When we visit the land of future, the danger is that we will stir up unnecessary anxiety, just as when we visit the past, we trip over unnecessary feelings of guilt and shame.

Of course we must plan. But we plan with awareness that we are in the present. The future will never arrive. The present moment is the only moment which we can experience.

Jesus of Nazareth expressed it with realism, “So do not worry about tomorrow, for tomorrow will bring worries of its own. Today’s trouble is enough for today.”

Indeed. The present may be full of trouble and pain, and we need to live it. But we do not need to make the present moment harder than it is by letting our imaginary journeys into past or future add to the sum of pain we experience now.

No Sex, Please: We Might be Sore


SEX AND PAIN
Definition of sexuality:
“Being so attentive to another that you tend to merge with that other.”
Those words, with capital ‘O’s, could equally be a definition of spirituality.
“Being so attentive to an Other that you tend to merge with that Other.”
For some mystics, sexuality and spirituality are aspects of the same reality: the purpose of human life is to “get out of oneself” and merge with the larger Reality. Saint John of the Cross, for example, lusciously described his prayer life as sexual pursuit and mutual seduction.

The Bible regards human beings as in-breathed bodies, that is, spiritual bodies: not spirits AND bodies, nor flesh AND soul, but just one united package. In classical Christian thought, no division can be made between body, mind and spirit. To emphasise one aspect (say, the spiritual) over another aspect (say, the physical) depreciates the essential wholeness of the human person. So for Christians, having sex is never purely physical, because the human beings engaged in sex are spiritual, emotional, thinking (etc!) bodies. Having sex should be making love. If it is not, the act is expressing hate, or showing indifference. The physical act is inextricably linked to the greater human reality.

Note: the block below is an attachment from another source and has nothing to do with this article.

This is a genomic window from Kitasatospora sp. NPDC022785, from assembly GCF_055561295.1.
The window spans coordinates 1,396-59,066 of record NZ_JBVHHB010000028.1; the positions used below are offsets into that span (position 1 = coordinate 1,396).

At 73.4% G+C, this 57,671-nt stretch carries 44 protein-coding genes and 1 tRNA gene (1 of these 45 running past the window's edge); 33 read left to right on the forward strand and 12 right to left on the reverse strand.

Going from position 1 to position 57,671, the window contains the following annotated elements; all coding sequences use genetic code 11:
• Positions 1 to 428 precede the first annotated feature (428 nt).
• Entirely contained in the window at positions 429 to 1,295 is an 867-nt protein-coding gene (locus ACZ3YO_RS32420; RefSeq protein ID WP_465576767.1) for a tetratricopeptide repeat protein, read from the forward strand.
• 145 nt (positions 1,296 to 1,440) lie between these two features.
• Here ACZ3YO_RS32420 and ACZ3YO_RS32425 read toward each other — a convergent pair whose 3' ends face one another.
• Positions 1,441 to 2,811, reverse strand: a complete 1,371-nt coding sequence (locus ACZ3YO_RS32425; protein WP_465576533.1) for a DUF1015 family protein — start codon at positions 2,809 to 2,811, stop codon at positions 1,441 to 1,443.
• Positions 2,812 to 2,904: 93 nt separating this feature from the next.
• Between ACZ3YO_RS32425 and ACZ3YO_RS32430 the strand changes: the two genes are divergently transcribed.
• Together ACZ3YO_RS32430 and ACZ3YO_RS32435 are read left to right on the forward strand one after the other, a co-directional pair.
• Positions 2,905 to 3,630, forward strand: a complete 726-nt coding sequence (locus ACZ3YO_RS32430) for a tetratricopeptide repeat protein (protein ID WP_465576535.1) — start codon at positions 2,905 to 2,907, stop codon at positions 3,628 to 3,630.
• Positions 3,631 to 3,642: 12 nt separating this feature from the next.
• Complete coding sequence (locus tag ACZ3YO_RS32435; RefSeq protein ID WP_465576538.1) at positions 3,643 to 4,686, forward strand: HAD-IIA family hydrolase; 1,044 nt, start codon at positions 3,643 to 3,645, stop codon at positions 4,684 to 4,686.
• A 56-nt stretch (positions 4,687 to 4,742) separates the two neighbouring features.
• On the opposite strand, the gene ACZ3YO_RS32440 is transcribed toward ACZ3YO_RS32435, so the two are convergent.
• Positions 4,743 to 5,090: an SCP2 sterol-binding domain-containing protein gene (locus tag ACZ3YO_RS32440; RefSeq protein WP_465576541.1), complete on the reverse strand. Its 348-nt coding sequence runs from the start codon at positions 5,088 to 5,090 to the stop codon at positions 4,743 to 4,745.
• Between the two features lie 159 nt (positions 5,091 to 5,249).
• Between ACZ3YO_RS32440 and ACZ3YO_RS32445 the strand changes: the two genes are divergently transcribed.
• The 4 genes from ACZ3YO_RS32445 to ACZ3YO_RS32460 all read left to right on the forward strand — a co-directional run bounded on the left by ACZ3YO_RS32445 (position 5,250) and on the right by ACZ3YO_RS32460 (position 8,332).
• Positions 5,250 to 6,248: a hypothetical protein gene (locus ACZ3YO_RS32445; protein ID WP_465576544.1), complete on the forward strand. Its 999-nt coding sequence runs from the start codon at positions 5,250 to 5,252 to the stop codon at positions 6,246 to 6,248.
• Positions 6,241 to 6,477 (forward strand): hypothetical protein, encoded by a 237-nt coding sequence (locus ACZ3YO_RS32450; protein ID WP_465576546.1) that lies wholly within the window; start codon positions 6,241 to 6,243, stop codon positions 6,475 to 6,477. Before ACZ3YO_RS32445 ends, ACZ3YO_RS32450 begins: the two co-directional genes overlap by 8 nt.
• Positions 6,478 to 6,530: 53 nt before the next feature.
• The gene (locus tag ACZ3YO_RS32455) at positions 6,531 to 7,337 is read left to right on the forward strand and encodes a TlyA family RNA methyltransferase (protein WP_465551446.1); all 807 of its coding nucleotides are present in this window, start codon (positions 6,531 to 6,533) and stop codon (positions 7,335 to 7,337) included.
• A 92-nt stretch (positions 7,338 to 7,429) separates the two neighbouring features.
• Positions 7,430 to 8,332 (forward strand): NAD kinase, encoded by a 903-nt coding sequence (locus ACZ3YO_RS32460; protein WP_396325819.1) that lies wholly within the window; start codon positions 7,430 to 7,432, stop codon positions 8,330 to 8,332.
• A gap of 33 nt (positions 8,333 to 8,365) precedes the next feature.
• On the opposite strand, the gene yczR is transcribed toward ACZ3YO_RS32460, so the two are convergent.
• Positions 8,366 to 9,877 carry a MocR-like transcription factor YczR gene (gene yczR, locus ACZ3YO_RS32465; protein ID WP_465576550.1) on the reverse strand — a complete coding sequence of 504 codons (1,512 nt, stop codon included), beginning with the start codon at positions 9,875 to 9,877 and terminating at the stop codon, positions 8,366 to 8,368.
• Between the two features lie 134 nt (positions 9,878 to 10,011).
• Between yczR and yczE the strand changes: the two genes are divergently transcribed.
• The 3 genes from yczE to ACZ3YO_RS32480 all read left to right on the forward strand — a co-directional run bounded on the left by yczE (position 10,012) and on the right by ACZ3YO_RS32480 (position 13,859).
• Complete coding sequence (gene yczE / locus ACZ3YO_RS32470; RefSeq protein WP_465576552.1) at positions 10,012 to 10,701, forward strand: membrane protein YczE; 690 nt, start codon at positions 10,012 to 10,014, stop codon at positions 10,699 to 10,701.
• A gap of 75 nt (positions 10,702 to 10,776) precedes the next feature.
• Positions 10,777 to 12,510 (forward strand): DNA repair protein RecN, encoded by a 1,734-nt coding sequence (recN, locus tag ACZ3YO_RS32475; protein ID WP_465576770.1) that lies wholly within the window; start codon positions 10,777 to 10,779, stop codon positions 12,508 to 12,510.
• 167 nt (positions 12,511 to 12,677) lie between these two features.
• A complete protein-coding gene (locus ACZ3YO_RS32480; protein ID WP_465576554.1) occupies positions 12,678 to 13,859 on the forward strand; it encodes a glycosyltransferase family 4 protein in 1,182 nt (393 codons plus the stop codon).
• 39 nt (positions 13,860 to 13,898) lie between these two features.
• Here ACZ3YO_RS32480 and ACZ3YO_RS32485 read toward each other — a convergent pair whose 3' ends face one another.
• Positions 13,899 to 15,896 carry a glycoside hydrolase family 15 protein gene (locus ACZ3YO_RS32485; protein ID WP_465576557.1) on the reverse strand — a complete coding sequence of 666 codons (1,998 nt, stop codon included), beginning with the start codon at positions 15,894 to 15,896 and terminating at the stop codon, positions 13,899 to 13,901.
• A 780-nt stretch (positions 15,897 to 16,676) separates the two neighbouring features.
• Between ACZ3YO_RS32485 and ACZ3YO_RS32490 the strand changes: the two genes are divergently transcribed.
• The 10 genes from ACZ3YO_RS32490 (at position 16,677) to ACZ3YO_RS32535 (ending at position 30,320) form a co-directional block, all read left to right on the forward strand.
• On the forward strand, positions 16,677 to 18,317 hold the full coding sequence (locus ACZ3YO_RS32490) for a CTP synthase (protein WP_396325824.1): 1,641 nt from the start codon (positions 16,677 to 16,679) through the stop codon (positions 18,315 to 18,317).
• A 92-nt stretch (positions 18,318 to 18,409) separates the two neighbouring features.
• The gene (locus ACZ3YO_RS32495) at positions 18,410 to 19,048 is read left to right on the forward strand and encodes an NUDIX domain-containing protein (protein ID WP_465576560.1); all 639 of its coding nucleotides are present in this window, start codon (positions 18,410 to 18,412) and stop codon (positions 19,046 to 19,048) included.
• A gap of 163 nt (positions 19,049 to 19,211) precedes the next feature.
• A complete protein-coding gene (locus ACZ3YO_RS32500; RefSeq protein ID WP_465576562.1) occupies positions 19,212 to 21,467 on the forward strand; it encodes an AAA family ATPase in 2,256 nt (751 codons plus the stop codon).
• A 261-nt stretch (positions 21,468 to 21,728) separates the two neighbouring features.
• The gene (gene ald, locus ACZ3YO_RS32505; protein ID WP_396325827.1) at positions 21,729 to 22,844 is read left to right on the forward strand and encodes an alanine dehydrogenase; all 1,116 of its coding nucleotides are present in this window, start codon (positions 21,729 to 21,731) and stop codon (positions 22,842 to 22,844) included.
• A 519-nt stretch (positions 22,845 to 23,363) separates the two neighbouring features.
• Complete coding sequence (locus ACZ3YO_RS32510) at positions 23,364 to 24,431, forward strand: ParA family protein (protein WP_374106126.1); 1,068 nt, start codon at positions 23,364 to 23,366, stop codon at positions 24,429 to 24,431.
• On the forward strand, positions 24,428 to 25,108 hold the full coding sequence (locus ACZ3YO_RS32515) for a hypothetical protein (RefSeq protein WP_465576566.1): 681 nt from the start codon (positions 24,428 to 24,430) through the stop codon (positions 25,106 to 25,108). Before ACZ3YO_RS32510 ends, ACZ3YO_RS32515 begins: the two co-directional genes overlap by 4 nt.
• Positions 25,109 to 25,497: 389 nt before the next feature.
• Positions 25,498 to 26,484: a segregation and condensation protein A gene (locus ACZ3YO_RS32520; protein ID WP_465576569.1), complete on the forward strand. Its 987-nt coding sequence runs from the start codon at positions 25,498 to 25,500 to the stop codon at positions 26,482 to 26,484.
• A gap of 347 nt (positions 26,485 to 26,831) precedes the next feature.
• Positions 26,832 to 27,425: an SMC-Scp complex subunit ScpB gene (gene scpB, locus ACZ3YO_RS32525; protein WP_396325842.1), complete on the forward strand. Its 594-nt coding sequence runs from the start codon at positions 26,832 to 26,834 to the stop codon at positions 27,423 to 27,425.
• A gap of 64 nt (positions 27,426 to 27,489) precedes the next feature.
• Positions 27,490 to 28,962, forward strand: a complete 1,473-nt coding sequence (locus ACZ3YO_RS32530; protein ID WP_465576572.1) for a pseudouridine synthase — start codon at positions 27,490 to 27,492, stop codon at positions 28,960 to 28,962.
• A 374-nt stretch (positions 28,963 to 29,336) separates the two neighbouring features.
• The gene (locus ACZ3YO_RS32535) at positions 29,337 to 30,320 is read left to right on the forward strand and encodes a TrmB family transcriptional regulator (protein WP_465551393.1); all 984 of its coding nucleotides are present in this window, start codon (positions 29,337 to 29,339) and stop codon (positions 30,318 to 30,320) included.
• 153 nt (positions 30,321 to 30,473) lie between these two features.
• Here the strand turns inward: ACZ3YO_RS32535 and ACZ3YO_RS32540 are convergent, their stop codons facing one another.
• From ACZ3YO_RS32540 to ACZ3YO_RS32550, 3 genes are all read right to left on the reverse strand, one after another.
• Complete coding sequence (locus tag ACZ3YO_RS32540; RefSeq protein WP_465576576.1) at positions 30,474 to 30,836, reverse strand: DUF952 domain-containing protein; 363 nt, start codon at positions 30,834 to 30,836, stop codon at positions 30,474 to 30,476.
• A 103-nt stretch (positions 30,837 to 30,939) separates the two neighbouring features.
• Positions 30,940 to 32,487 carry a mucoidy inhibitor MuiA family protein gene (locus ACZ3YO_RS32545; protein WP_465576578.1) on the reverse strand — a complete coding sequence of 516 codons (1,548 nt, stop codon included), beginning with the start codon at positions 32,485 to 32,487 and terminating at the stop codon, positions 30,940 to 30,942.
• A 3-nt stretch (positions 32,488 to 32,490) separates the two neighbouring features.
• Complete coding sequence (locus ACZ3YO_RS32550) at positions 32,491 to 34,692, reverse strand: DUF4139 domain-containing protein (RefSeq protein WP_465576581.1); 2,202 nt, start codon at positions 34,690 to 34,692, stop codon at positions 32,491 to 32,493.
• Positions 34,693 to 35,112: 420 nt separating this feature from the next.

For those in pain, sex may be painful. Doctors today even recognise this. In the 20 years following my major operation, sexuality didn’t appear to exist for pain sufferers. Doctors paid attention to the effects pain and pills had on every other function of your body/mind, but avoided mentioning the major impacts pain has on your sex life.

Nowadays, there are questions on pain questionnaires which ask you to rate the obstacle your pain causes for your enjoyment of sex, but I have not yet met a doctor willing to actually discuss the questionnaire results, which in my case document the additional pain of having sex and the decrease of enjoyment of sex. A doctor prepared to discuss sex and pain with me would be a bonus.

For those in pain, it can feel as though the physical pain is taking away the emotional and spiritual joy of making love. But that is not all. Not only is the pain a turn-off, but also body image,
disappointment and lack of control contribute to a diminished sex life.
The pain itself lessens the enjoyment of sex. The person in pain then sees their body as being less than it should be, and their body image becomes yet another barrier to full enjoyment of the other.